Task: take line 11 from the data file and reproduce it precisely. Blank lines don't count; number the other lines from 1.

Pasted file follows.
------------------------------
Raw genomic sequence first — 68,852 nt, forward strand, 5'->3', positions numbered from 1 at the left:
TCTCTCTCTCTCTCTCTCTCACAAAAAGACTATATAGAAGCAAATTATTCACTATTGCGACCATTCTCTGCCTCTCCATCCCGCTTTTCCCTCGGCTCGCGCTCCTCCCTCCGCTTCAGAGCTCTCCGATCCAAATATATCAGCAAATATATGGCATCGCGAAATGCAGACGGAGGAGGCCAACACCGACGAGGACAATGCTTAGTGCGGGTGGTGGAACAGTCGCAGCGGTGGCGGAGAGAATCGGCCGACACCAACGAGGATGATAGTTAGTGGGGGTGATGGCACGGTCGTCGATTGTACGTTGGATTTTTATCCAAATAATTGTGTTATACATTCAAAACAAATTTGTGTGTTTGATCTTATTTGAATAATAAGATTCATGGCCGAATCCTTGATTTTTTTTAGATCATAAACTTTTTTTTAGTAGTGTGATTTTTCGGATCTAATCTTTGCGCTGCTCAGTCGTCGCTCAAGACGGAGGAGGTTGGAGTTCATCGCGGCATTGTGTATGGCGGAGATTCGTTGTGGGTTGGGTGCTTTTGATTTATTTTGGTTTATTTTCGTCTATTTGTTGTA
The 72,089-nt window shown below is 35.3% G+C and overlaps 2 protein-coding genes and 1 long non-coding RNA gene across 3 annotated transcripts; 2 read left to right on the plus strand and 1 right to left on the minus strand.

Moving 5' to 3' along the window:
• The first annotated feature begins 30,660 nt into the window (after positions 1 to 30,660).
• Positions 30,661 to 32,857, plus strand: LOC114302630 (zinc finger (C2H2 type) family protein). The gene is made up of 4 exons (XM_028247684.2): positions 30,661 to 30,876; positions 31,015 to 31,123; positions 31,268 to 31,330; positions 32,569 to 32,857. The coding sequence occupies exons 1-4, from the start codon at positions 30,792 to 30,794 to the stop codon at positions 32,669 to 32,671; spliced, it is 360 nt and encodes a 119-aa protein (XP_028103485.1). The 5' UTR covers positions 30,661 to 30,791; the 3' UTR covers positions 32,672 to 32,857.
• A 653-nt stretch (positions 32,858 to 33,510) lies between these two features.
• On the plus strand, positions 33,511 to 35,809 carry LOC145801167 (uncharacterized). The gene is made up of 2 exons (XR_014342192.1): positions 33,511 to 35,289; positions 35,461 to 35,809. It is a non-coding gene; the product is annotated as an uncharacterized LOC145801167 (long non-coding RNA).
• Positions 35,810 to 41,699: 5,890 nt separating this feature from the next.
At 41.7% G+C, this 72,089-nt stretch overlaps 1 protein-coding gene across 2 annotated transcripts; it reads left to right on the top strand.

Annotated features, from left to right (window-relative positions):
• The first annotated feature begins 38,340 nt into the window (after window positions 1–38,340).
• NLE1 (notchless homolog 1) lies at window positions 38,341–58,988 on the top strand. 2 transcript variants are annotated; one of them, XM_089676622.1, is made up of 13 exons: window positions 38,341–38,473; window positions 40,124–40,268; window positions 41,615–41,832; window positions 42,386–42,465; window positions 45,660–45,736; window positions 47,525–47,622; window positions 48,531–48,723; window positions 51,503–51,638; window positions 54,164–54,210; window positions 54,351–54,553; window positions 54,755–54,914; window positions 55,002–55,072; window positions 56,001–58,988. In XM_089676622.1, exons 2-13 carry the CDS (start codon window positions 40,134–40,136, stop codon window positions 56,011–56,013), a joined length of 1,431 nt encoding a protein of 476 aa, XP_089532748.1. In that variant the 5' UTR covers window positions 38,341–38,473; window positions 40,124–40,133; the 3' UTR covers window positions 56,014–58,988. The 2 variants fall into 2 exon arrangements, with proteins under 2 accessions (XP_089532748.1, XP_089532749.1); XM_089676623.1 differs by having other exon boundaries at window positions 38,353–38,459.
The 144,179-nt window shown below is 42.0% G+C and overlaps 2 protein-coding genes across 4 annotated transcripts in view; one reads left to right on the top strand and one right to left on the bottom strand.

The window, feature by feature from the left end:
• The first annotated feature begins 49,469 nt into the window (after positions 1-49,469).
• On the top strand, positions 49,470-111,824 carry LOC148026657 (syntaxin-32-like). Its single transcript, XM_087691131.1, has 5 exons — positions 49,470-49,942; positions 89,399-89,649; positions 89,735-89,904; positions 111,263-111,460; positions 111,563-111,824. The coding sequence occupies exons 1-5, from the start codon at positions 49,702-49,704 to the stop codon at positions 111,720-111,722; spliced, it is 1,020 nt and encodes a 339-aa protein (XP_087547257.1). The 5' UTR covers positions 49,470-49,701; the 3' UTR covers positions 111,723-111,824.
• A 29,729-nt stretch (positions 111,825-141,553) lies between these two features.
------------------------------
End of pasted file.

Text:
Annotated features, from left to right (window-relative positions):